Sheds are of course important whether you have a garden needing garden tool and equipment stowage or not. For the do-it-yourselfer, be that gardener, repair person or woodworker, it’s place to work, keep a bench and fix up bikes. For most it’s a place to store task-appropriate maintenance equipment. For me its essential because it frees up my slightly larger garage space for my furniture making and general woodworking like joinery and carpentry. Whether you hang bikes from the ceiling rafters or the wall, here in the UK at least, they seem more like wrestling with an octopus every time you move. Even though you love ’em to bits, they will always be in the way.
Getting the tin on and flashing the tin against the existing brickwork pf the back of my garage wall went well. The door too is hung and painted too but still needs a little trim and cill work yet. I’ll get to that soon.
In the morning I am keynote speaker for UK Men’s Sheds Association, an organisation promoting an ideology that promotes and supports people working more communally on a near-to-home casual basis. Sheds in gardens are of course the general venue, which takes me back to the times in my early days in the late 80s when woodworkers I knew in Texas met together for friendship at 8am on a chosen Saturday morning to show, tell and share what they hoped to do, were in the midst of doing or had just recently completed. Show and tell was a great moral booster and sharing successes was always inspiring. Donuts and coffee greeted those who came and as a guest speaker there I always enjoyed the opportunity to share my life as a woodworking furniture designer maker.
Hearing of Men’s Sheds when I lived there in the USA was always heartening for me because no such thing existed when I left the UK to migrate. The Aussie version came to me first some time in the beginning of the new Millenia. No surprise to hear it being established here when I returned to the UK. Times are changing and thankfully we are starting to be less exclusive than we once were. Exclusivity is and always has been the curse of the age. Exclusivity does more to undermine human relationships than almost anything I can think of. A shed, an open door and an open Saturday every so often can be just what you and your neighbour needs. Looking back on my experience teaching woodworking for three decades has been little more than a shed meeting albeit of likeminded people woodworking every week. In some ways, for no negative reason at all though, I have never been to a Shedder’s meeting before, yet I feel as though I have been ‘shedding’ for ever.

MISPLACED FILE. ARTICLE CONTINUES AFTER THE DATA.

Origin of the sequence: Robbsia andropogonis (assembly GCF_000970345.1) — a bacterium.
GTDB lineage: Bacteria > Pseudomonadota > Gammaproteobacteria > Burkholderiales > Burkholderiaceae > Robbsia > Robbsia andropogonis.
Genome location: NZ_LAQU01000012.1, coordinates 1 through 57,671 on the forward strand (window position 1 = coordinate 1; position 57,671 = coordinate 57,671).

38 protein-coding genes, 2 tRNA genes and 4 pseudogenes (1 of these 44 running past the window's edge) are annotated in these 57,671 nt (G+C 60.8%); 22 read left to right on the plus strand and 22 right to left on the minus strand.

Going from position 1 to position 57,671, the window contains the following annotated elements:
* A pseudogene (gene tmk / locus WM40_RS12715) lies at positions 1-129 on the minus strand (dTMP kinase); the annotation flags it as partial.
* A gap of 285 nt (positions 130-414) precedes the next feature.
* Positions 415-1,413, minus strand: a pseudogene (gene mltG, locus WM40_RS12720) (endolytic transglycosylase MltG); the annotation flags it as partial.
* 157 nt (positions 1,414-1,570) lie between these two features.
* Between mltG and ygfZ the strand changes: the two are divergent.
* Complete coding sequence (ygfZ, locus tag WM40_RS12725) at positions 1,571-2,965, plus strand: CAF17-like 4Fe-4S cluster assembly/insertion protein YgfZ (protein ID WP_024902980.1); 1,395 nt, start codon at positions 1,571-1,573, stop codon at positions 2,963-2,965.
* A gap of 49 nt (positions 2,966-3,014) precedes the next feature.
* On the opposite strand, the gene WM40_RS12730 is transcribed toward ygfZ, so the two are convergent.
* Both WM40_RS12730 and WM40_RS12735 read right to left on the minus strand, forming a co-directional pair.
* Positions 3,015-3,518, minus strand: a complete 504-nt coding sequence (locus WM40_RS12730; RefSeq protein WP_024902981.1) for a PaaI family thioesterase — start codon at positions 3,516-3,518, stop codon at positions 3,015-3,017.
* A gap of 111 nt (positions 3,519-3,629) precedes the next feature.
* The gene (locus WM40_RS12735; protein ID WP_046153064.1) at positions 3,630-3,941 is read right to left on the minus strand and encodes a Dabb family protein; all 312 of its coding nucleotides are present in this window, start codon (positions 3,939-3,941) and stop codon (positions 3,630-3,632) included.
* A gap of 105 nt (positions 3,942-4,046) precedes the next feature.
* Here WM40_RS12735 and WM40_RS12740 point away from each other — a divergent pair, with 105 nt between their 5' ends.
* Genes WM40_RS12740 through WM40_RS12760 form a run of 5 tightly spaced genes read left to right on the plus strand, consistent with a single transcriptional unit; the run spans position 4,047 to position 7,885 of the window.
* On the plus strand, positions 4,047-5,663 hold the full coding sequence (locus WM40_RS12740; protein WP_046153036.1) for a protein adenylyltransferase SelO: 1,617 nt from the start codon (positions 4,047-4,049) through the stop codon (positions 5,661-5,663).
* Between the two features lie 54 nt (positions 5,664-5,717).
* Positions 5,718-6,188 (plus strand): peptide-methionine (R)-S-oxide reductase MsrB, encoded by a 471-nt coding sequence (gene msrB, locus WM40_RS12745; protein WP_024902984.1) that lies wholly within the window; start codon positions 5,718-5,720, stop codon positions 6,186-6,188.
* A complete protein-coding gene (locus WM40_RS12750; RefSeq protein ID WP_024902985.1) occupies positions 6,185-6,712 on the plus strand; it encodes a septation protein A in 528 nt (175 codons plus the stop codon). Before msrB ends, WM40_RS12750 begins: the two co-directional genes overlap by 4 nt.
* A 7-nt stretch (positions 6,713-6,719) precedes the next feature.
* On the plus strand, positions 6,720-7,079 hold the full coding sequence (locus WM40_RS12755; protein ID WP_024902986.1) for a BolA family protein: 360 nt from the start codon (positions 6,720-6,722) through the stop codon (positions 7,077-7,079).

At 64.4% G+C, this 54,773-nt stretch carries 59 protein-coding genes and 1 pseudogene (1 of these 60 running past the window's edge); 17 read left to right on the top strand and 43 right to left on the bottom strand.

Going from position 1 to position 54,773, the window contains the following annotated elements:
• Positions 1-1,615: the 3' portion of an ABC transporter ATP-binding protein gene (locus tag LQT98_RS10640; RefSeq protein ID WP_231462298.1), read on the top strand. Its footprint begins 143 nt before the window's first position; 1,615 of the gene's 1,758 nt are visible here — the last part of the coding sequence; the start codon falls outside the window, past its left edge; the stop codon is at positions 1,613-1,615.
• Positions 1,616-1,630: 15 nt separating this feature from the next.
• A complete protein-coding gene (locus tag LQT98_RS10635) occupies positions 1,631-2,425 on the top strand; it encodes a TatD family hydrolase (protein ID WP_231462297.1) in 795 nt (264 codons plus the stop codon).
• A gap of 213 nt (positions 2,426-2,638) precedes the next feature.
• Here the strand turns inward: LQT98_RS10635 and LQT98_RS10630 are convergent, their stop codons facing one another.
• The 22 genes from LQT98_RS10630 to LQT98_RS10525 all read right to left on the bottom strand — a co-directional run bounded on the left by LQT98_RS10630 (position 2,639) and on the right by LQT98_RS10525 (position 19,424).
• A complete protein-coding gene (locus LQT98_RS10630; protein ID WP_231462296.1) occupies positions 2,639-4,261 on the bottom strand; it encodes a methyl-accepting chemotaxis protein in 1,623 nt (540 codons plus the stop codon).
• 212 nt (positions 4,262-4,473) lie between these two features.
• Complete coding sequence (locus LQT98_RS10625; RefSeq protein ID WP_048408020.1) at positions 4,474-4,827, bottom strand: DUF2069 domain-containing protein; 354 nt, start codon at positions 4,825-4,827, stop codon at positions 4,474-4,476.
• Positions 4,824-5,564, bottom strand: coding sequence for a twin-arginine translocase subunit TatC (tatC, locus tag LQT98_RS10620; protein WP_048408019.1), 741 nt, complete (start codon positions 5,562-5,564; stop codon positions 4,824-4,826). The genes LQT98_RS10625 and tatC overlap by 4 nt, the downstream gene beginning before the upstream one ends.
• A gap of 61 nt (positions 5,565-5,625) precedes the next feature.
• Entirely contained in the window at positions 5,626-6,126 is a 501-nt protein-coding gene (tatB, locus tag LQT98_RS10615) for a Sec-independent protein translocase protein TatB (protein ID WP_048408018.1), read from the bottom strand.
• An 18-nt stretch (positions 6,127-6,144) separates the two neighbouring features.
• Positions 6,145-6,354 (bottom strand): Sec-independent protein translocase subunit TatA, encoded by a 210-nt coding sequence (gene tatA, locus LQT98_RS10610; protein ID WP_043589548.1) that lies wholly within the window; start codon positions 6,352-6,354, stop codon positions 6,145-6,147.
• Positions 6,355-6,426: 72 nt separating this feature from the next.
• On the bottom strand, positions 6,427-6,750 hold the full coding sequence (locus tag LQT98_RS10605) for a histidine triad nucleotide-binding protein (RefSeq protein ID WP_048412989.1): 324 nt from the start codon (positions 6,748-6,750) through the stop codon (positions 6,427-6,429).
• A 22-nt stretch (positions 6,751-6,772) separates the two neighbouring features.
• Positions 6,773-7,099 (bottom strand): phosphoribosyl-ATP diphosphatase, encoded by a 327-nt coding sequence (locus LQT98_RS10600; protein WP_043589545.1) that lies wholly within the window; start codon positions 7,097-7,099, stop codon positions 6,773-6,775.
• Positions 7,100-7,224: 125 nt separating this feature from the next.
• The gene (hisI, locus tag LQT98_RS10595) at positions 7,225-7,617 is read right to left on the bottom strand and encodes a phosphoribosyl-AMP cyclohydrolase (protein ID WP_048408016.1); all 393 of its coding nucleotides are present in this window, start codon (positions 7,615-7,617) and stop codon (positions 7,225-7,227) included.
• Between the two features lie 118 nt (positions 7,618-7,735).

Shedders and shedding are terms used to identify members of the growing movement of Men’s Sheds Association. The term shedders intentionally lessens the need for over structuring what is a serious organisation with the antidote for multiple thousands of people who might otherwise face only long term loneliness, depression and isolation. Of course not all the members struggle with such dilemmas. Many are perfectly apt at being in a group or alone. Unlike more official teaching, training and support situations, where instructors and teachers make themselves available, the experts might more often just blend themselves humbly in with any audience present. They may not even self-identify at all. Effectively there are knowledgable people to help, steer and guide those who need a nudge of encouragement or training here and there; there are no experts per se yet there are of course very experienced people working behind ther scenes and up front in a host of different interests. Guaranteeing individual success takes a truly willing spirit to share their lives with their friends in the basic shed.
Shedding by shedders means much more for me. My teaching and training has meant that I have taught one-on-one woodworking through hands-on workshops to over 6,500 woodworkers. The courses ranged from one-day classes to month-long courses. But you could never help noticing that the longer courses, the ones where people had greater contact with one another, succeeded to bring down the barriers and walls of resistance. Inevitably this often led to people becoming long term friends and many retain the friendships for many, many years. But even more than that: shedding often means shedding off the past, shedding off preconceived ideas, shedding off barriers that stop us from simply making ourselves vulnerable, available and indeed responsible in the sense of simply responding to needs.
I understand the original goal of men and sheds was to tackle the isolation men feel when the finish working for a living. It worked. That vision has embraced people from every walk of life even though the underlying factor of helping men adjust their lives after work continues. Long may we all continue to help one another in our struggles side by side and shoulder to shoulder.